Facebook has updated its app for Apple's iOS mobile device operating system to fix a problem that caused premature battery drainage for some users.
The app update was announced by Ari Grant, Facebook's engineering manager, in an Oct. 22 post on Facebook, in response to what he said had been "reports of some people experiencing battery issues with the Facebook iOS app." Company engineers dove into the complaints and sought a resolution, he added.
"We found a few key issues and have identified additional improvements, some of which are in the version of the app that was released today," Grant wrote in his post.
The main problem was something called a "CPU spin" in the company's network code, he wrote. "A CPU spin is like a child in a car asking, 'Are we there yet? Are we there yet? Are we there yet?' with the question not resulting in any progress to reaching the destination. This repeated processing causes our app to use more battery than intended. The version released today has some improvements that should start making this better."
A second issue was also discovered, involving how the Facebook app manages audio sessions, he wrote. "If you leave the Facebook app after watching a video, the audio session sometimes stays open as if the app was playing audio silently. This is similar to when you close a music app and want to keep listening to the music while you do other things, except in this case it was unintentional and nothing kept playing."
The errant app "isn't actually doing anything while awake in the background, but it does use more battery simply by being awake," Grant wrote. "Our fixes will solve this audio issue and remove background audio completely."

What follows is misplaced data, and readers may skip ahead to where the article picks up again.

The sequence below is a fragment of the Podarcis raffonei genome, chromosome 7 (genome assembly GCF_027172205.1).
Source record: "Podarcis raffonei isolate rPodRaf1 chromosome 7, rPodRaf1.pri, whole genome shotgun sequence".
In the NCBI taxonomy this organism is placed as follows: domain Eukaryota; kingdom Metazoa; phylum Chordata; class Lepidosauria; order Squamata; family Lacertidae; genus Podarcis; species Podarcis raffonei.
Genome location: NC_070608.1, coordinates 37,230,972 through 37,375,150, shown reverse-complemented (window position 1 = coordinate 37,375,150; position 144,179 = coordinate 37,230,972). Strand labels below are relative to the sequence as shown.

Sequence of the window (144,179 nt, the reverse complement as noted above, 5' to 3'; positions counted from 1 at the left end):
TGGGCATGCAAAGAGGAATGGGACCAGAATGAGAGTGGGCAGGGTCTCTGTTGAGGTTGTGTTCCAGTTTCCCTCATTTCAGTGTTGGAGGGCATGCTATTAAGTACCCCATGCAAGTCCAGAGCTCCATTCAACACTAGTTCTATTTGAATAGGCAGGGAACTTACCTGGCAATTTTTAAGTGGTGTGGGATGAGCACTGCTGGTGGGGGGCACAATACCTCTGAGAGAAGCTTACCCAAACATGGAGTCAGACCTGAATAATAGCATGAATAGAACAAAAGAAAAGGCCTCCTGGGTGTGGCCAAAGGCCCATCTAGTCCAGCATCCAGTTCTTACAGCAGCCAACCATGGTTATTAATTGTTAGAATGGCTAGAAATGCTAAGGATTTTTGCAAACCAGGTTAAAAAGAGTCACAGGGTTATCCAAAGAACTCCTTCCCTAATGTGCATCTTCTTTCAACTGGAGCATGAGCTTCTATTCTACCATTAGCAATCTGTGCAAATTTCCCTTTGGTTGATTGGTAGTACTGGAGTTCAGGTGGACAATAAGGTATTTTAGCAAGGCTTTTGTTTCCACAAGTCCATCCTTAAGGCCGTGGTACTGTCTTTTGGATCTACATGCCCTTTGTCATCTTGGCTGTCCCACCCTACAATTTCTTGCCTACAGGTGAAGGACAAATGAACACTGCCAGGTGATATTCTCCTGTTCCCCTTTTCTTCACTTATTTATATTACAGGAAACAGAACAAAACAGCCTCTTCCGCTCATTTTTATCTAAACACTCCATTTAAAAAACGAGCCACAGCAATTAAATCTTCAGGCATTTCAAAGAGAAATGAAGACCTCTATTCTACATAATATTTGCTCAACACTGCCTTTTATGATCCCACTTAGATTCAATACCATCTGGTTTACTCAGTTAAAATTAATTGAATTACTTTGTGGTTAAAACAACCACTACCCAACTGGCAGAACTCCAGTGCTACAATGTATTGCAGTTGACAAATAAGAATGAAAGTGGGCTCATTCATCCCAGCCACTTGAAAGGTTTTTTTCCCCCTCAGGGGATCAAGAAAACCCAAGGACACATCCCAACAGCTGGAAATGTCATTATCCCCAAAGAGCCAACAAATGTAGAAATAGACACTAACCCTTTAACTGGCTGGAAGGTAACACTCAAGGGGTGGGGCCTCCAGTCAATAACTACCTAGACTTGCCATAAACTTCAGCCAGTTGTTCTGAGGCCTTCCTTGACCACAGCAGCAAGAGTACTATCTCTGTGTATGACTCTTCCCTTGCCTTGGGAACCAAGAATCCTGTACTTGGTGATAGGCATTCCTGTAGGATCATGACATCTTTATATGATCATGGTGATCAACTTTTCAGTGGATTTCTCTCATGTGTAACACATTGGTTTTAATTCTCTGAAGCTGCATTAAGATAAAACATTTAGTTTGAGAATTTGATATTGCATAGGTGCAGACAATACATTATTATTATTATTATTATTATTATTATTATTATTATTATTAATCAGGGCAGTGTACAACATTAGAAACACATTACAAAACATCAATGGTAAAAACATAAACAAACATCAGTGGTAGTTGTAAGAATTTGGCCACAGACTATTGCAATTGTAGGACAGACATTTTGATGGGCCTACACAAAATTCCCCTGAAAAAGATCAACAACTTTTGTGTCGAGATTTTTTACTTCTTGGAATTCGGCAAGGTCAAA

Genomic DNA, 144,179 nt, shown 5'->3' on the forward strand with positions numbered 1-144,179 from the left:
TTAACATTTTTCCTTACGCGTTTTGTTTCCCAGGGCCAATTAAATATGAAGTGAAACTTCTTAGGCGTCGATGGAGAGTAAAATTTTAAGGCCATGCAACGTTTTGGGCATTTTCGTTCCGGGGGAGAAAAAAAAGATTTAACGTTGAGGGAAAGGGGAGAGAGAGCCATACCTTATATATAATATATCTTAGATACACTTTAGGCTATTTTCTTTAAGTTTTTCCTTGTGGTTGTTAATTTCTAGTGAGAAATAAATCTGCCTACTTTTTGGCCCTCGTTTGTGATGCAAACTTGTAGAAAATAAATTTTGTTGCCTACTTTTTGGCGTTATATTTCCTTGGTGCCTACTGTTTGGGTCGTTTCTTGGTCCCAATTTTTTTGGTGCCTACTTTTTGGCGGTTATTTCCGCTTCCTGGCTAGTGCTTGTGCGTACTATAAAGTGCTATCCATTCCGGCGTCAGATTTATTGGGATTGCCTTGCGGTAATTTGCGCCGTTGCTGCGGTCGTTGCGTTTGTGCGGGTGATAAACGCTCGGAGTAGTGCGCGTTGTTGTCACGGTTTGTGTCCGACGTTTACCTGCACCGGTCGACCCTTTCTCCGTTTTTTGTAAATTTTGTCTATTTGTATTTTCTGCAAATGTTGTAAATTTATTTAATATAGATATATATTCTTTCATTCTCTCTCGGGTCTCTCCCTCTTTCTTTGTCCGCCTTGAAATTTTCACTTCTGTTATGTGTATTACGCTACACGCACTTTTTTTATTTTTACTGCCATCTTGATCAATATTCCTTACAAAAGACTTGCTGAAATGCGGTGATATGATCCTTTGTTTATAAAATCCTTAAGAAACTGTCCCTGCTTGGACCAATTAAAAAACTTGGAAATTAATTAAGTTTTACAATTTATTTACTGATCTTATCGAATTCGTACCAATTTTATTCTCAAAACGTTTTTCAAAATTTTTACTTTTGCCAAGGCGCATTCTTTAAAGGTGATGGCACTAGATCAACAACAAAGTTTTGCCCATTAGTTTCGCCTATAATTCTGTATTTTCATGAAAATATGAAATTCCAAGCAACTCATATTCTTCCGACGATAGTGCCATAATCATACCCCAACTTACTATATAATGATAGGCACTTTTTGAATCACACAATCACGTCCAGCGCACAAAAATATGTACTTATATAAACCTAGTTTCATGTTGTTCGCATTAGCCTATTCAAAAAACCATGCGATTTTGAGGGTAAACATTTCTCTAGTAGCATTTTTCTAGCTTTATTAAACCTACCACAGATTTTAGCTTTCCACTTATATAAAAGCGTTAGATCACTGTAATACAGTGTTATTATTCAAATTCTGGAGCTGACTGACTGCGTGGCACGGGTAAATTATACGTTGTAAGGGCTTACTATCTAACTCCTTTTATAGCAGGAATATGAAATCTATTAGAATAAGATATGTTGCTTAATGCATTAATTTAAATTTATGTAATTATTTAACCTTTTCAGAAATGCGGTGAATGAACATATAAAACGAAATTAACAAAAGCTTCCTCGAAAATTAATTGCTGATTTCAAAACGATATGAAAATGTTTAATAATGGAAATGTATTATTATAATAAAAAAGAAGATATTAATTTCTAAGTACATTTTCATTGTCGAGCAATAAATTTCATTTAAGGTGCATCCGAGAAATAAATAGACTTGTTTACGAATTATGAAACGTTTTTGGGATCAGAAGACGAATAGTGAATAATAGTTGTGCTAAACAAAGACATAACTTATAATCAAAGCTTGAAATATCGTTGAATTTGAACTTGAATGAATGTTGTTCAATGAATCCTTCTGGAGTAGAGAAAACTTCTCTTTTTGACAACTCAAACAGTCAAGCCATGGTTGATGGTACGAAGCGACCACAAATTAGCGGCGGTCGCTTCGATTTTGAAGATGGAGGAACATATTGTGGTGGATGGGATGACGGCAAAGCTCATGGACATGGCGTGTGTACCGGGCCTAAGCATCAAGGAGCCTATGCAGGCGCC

Grant apologized for the errant code and for any inconvenience it might have caused its users. "We are committed to continuing to improve the battery usage of our app and you should see improvements in the version released today," he wrote.
Earlier in October, Facebook announced that users of the social network can now upload a looping video clip in place of a profile photo on its mobile app, according to an earlier eWEEK report. Members can only upload new profile movies in video format, not in GIF or Vine format. The new feature is being made available first to iPhone users in California and the U.K., but the Menlo Park, Calif.-based company said it plans to release it widely soon.
Video format is similar to GIFs and Vines. GIFs (Graphics Interchange Format) are among the most enduring digital image formats, introduced by CompuServe in 1987. They have come into widespread usage on the Web—generally as videos a few seconds long—due to their wide support and portability. GIFs also can be static images. Vines are 6-second-long videos first released by the company of the same name, which Twitter acquired in October 2012.
Facebook also enables users to set a temporary profile video that will expire at a selected date and revert to their previous one. Once recorded and uploaded, the new profile videos will move only if someone visits a specific profile. They won't move in newsfeeds—at least for now.
The social network isn't the first to use short videos or GIFs for users' profile images. These were prevalent in MySpace in the early 2000s. In July, Snapchat introduced GIF videos for its Snapcodes, which are QR block codes that can be scanned to add someone as a friend on the app and also to serve as a profile image.